While there is widespread agreement among experts that Putin most likely had not planned on annexing the region, some say the Obama administration should have at least entertained the possibility once Ukrainian President Victor Yanukovych fled Kiev after his refusal to sign a deal with the European Union unleashed a fury of street protests.

“Just looking at the record, it strikes me that the administration really failed at that point,” said Thomas Graham, a Russia expert who served on the National Security Council in the Bush White House and is now a managing director at Kissinger Associates, Inc.

To be caught so “flat-footed” raises some important questions about exactly where the administration was on its Russian foreign policy, Graham added.

"To what extent did the [Obama] administration, as it was dealing with Ukraine over the past year, actually think through how this would impact on Russia, what the possible Russian responses would be, and how effective those responses would be?” he asked. “And then, did they begin to think through what would be appropriate U.S. responses to whatever range of actions the Russians might take?” 

Saradzhyan agrees there was a lack of foresight on the part of the Obama administration that the key moment was the end of Yanukovych’s reign.

“To have Yanukovych ousted with a fairly strong representation of anti-Russian nationalists in key posts in the interim government, that was [the] game-changing event for Putin and that's what sprang him into action,” Sarazyhan said, adding that the Russian leader has drawn very clear red lines about advancing European and NATO influence anywhere near his backyard.

Others are more forgiving, arguing that Obama has had few options in the face of Putin’s aggression.

Angela Stent, director of the Center for Eurasian, Russian and East European at Georgetown University, said the president is somewhat cornered. Starkly put, Ukraine is a far more important issue for Russia than it is to the United States and one where military force been ruled out, she said.

“Sanctions are the default position for the United States and they have already had an economic impact in Russia and are deterring future investment,” she said. “But there is no sign yet that they have had a political impact or have changed Russia's behavior.” While sanctions are meant to be punishing, Stent added, they rarely act as a deterrent historically.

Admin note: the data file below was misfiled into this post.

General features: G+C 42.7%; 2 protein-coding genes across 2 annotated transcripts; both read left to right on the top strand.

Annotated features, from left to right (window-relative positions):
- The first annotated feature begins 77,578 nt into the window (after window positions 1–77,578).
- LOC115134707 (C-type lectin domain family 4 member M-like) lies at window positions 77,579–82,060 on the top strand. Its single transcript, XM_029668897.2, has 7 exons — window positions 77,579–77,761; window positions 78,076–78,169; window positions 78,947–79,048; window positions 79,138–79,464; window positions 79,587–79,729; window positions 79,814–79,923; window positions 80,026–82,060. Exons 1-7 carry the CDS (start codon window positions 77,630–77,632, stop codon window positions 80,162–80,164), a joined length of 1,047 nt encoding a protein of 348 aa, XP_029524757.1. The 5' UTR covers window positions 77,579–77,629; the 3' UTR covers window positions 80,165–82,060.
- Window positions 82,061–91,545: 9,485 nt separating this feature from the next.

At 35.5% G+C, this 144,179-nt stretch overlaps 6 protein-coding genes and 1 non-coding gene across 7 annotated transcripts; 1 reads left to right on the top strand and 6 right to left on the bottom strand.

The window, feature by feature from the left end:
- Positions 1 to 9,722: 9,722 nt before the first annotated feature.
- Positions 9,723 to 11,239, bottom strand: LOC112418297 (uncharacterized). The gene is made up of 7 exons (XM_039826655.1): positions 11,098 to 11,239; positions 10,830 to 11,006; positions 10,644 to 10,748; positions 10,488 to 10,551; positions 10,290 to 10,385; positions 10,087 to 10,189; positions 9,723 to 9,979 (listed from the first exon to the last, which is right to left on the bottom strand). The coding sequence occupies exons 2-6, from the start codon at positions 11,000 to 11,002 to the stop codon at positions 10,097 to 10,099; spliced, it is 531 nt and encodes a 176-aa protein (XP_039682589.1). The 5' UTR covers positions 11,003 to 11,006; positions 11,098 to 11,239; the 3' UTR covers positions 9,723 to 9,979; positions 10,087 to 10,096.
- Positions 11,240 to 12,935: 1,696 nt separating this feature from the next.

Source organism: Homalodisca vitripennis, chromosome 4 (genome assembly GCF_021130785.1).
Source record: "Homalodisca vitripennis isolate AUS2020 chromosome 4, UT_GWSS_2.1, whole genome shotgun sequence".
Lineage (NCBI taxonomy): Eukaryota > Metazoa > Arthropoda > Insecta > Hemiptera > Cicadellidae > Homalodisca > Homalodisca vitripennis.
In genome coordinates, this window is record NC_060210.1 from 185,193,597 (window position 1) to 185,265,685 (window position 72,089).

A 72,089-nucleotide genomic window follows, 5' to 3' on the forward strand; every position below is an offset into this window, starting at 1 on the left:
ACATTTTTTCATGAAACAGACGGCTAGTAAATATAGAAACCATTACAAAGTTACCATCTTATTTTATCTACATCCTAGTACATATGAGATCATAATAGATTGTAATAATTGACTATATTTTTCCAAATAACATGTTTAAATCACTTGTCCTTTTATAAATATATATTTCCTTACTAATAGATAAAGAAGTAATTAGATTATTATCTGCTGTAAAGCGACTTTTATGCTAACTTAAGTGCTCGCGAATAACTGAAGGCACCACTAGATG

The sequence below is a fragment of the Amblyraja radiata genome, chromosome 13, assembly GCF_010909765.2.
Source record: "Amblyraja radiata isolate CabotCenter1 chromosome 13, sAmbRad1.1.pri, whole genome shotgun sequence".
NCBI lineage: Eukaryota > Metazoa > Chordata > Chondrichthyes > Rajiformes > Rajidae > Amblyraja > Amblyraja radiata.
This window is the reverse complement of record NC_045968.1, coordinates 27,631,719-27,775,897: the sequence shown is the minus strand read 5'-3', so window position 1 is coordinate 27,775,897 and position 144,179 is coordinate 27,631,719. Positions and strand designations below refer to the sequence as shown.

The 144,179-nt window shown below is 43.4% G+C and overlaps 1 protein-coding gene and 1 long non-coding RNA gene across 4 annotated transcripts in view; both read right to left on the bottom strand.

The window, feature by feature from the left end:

Call to arms

But the downing of MH17 has brought a sense of urgency in the West and with it, more pressure on Obama and Europe to act. Increasingly, there are calls for the United States to support the Ukraine economically and militarily in its efforts to quell Russian-armed separatists.

McFaul raised the possibility on Twitter a few days after the crash of MH17, tweeting messages such as “If Putin can arm rebels, why can't we arm Ukraine?”  and “West has to stop trying to change Putin's mind, and focus more on helping Ukraine succeed, including on the battlefield.”

Helping stabilize Ukraine would be far more effective than waiting on sanctions to force Putin to negotiate a solution to crisis, said Graham in an email following the plane crash.

“If the United States and European Union were more serious about confronting Russia over Ukraine, they would focus less energy on sanctioning Russia and more on helping to build the Ukrainian state and repair its economy,” he said, making his case in an op-ed in the Financial Times this week.

That proposition would not be quick fix, argues Anthony Cordesman, a former Pentagon official and currently the Arleigh A. Burke Chair at the Center for Strategic and International Studies.

“It [the downing of the jet] gives the U.S. more leverage in mobilizing world opinion and getting support for sanctions from European allies....but the whole problem of how Russia deals with the states around it is going to go on in the future,” Cordesman said.

Rebuilding a country as plagued with deep political and economic dysfunction as Ukraine is no easy task, he added, one that would take years with no guarantee of success.